Gamasutra: The Art & Business of Making Gamesspacer
View All     RSS
October 31, 2014
arrowPress Releases
October 31, 2014
PR Newswire
View All





If you enjoy reading this site, you might also want to check out these UBM Tech sites:


DirectX 12: How, why, and when
DirectX 12: How, why, and when
March 21, 2014 | By Mike Rose

March 21, 2014 | By Mike Rose
Comments
    10 comments
More: Console/PC, Business/Marketing, GDC



We knew DirectX 12 was on the way at GDC, but now Microsoft has lifted the veil on the next version of Direct3D, enabling richer scenes, more objects, and proper utilization of the latest GPU hardware.

The aim of DirectX 12, says Microsoft's Matt Sandy, is to provide an API that works across all platforms and devices, and provides a lower level of hardware abstraction than seen before.

It's all about reducing GPU overhead, improving CPU utilization and bringing far more efficient algorithms, such that games will be able to run far more smoothly with improved multithread scaling and concise pipeline state objects.

Notably, DirectX 12 will run on any PC with supported graphics hardware, which Microsoft says is around 80 percent of the "gamer PCs" currently being sold.

DirectX 12 is scheduled for a Holiday 2015 release. You can read more about it in the official blog post.


Related Jobs

InnoGames GmbH
InnoGames GmbH — Hamburg, Germany
[10.31.14]

Mobile Developer C++ (m/f)
The College of New Jersey
The College of New Jersey — Ewing, New Jersey, United States
[10.31.14]

Assistant Professor - Interactive Multi Media - Tenure Track
Next Games
Next Games — Helsinki, Finland
[10.31.14]

Senior Level Designer
Activision Publishing
Activision Publishing — Santa Monica, California, United States
[10.31.14]

Tools Programmer-Central Team










Comments


Ian Morrison
profile image
So... basically just a performance update?

Freek Hoekstra
profile image
directX 11 but then done well it seems.
might still have been a major overhaul but it is designed to utilize the same hardware.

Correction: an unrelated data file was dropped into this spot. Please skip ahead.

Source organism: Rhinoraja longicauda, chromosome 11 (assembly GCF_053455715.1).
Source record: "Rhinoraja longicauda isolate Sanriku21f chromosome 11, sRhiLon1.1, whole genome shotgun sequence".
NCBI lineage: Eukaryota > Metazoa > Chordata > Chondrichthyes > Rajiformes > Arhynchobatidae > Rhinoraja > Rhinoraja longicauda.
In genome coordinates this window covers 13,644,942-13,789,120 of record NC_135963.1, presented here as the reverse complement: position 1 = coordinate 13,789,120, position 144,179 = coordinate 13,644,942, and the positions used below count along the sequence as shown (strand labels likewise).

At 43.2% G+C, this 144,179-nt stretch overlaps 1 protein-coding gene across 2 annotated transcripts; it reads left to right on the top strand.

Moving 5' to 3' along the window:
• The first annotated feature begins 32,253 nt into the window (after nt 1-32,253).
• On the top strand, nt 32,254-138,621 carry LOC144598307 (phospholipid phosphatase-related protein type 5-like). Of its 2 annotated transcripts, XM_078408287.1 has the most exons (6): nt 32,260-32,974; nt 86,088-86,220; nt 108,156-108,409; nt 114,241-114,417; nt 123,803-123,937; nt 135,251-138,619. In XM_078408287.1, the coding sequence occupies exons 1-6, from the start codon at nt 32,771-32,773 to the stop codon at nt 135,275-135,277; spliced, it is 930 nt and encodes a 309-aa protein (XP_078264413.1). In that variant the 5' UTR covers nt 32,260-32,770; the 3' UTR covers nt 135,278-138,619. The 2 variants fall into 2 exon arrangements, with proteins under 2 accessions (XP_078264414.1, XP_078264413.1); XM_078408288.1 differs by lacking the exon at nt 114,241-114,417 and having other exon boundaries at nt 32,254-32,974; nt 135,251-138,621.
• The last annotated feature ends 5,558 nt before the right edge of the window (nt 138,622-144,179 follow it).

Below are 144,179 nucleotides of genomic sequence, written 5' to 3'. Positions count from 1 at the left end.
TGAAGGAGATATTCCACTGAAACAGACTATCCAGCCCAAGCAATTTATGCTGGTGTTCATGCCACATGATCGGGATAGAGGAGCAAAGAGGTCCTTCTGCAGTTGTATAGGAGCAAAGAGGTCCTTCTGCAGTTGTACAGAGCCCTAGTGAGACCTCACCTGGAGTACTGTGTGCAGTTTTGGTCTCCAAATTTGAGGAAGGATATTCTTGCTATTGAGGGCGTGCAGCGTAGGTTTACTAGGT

Brad Borne
profile image
Going to be interesting to see. Looks like all of the performance gains are from developers being allowed to code closer to the metal, which could mean more card specific issues, performance discrepancies, and incompatibilities than ever before. I'd love to hear some thoughts from PC devs, though, if coding for each individual card will be a new circle of developer hell, or if this is actually as great as it sounds.

Michael Thornberg
profile image
pfft... yeah we know... OpenGL is getting popular again with so many platforms needing it. Time to update it again, and also.. let's do business as usual and tie it to [require] the next version of Windows *only*. Yeah... it will take some time before anyone cares. How about stop working against the rest of the world for a change? And isn't it time to update OpenGL in windows? Oh yeah.. I forgot.. you hate it.

Alex Covic
profile image
Goodbye 'managed DirectX code' - once again - welcome C++ ...

Olivier Riedo
profile image
It's a good bet that Sharpdx will add support for it though.

Chris Melby
profile image
If it doesn't support Windows 7, I don't care...

Jane Castle
profile image
If Microsoft's past behavior is anything to go by... it won't.......

Chris Melby
profile image
How dare you out dot me. :)

Daniel Burke
profile image
Oh, works across all platforms.. does this mean we are going to have to support DX12 in Linux, Android, iOS and OS-X as well?

Oh wait.. MS version of "cross platform" haha, yeah cool another new API I never need to bother learning, cool.


none
 
Comment: